Cook until golden brown, then carefully turn and continue cooking until browned on second side. Remove from pan onto a dinner plate, sauce and serve immediately.
For the zucchini sauce:
3 cloves garlic, sliced fine
1 medium yellow onion, sliced fine
½ cup whole basil leaves, loosely packed
3 anchovy fillets
1 pound zucchini, split and sliced thin half-moon
6 ripened Roma tomatoes, blanched, peeled, medium diced
3 Calabrian peppers, seeded, chopped fine (substitute pinch of dried chili flake)
2 tablespoons extra-virgin olive oil
Kosher salt and fresh ground black pepper
In a large, shallow saucepot or large sauté pan, heat 2 tablespoons high-heat cooking oil over a medium flame. Add the garlic and cook just until lightly browned. Add the onions and continue cooking, moving the vegetables so as not to brown. Cook the onions until tender and translucent. Add the anchovy and cook another minute.
Add the sliced zucchini and continue cooking until the zucchini is al dente (about 5 minutes). Season with a little kosher salt and pepper. Add the basil, peppers and diced tomatoes and continue cooking while stirring every half-minute until the tomatoes are tender. Adjust seasoning, stir in the olive oil, and serve a large spoon of the sauce with each serving of gnocchi. Present with sauce around or over the top of the gnocchi, depending on preference.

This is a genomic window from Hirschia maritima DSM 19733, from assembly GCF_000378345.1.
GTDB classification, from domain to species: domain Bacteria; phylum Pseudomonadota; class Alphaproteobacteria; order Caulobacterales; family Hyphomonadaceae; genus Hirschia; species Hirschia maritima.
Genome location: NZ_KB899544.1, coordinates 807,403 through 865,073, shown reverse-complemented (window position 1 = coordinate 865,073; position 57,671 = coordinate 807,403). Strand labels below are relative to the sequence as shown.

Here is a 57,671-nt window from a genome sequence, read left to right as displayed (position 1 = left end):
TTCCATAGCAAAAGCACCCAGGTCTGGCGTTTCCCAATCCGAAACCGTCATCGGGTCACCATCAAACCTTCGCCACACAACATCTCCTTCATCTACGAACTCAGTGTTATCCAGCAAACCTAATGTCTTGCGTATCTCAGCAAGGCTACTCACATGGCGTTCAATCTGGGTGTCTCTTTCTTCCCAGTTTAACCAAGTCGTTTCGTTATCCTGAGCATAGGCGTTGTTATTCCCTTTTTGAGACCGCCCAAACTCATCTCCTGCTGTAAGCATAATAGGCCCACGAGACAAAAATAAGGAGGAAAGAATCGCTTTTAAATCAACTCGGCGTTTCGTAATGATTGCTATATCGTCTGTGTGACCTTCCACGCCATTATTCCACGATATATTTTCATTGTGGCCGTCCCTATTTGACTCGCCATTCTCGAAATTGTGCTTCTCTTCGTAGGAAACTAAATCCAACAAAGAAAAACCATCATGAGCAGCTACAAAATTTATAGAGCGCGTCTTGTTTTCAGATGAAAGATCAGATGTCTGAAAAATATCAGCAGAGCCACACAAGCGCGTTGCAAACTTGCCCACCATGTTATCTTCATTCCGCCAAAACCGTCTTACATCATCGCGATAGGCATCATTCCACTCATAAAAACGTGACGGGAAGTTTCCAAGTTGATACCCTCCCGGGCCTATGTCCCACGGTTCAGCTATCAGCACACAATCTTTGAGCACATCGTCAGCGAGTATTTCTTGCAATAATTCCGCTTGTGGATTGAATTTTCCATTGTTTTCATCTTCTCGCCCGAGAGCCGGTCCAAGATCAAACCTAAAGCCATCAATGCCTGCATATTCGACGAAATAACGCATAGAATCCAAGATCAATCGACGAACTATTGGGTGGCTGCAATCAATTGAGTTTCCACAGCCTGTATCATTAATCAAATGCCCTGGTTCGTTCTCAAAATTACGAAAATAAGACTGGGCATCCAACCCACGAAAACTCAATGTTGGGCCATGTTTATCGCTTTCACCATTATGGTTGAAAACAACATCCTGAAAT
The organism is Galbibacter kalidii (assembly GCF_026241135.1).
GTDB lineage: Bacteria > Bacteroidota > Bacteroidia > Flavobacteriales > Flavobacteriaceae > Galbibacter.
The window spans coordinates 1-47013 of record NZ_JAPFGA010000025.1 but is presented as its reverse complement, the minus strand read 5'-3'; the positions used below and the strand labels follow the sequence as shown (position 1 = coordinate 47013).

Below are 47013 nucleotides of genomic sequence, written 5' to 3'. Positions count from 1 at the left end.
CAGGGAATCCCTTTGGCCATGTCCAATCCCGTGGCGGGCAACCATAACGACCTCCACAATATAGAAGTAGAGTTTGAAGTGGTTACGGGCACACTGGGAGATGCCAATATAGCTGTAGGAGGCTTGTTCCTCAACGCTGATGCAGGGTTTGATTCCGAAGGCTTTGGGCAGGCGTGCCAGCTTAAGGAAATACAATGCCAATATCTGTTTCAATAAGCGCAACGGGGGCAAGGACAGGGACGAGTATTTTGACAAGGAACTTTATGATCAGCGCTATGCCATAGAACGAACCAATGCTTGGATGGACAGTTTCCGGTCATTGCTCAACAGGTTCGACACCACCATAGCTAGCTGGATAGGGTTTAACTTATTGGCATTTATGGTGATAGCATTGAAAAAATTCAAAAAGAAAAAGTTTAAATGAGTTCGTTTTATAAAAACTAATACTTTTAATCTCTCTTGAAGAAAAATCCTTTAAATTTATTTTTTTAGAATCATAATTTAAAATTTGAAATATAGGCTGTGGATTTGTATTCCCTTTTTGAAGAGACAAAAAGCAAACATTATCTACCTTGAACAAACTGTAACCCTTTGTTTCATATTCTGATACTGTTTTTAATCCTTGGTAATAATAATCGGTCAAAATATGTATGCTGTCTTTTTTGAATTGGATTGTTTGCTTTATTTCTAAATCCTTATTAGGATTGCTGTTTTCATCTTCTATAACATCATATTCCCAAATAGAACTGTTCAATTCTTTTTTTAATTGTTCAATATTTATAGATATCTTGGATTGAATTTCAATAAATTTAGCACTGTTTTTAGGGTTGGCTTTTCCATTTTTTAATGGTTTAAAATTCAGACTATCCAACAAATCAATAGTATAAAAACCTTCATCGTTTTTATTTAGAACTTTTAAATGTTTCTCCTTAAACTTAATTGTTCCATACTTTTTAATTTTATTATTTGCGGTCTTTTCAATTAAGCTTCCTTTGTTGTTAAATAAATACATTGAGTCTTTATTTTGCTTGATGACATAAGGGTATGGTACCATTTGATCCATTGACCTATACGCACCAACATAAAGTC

Panna Cotta With Summer Berries and Citrus
For the panna cotta:
1 cup whole milk
1 tablespoon unflavored powdered gelatin
3 cups heavy cream
1 fresh vanilla bean split down the middle
Zest of one orange
Zest of half a lemon
1 cup sugar
Pinch of salt
In a bowl, combine the milk and gelatin and let stand for 5 minutes to soften gelatin. In a heavy-bottom saucepot, combine the cream, zest, vanilla and sugar. Bring the cream to one simmer. Remove from heat and stir in the milk and gelatin. Stir until all the gelatin has dissolved. Pass through a strainer into a clean bowl.
Ladle 4 ounces of the mixture into 8 containers of choice (ramekins, Pyrex glass cups, coffee cups, single-use aluminum cups, or 6-ounce heavy, clear-plastic drinking cups). Let cool to room temperature. Cover with plastic wrap, transfer to refrigerator, and chill overnight.
To serve, hold each cup in one hand, tilting the cup on its side toward the center of the plate. Using your finger, gently touch the edge of the panna cotta at the top of the cup and pull away from the side. Once air has been allowed in along the side, touch one edge of the cup on the plate and turn the cup downward. The panna cotta should gently unmold from the cup onto the plate. Serve immediately with a generous spoonful of the berry sauce around the panna cotta.
For the sauce:
1 pint blackberries plus ½ cup for garnish
1 pint blueberries plus ½ cup for garnish
Juice of 1 orange
Juice of half a lemon
2 tablespoons aged balsamic vinegar
½ cup sugar
Pinch of salt
In a saucepot, combine 1 pint black berries, 1 pint blueberries, juice, sugar, vinegar, and salt. Over medium heat, bring to a simmer and cook for 2 minutes at a light simmer, stirring occasionally. Remove from the heat and pass through a strainer to remove all seeds. Cool in a nonreactive container in the refrigerator.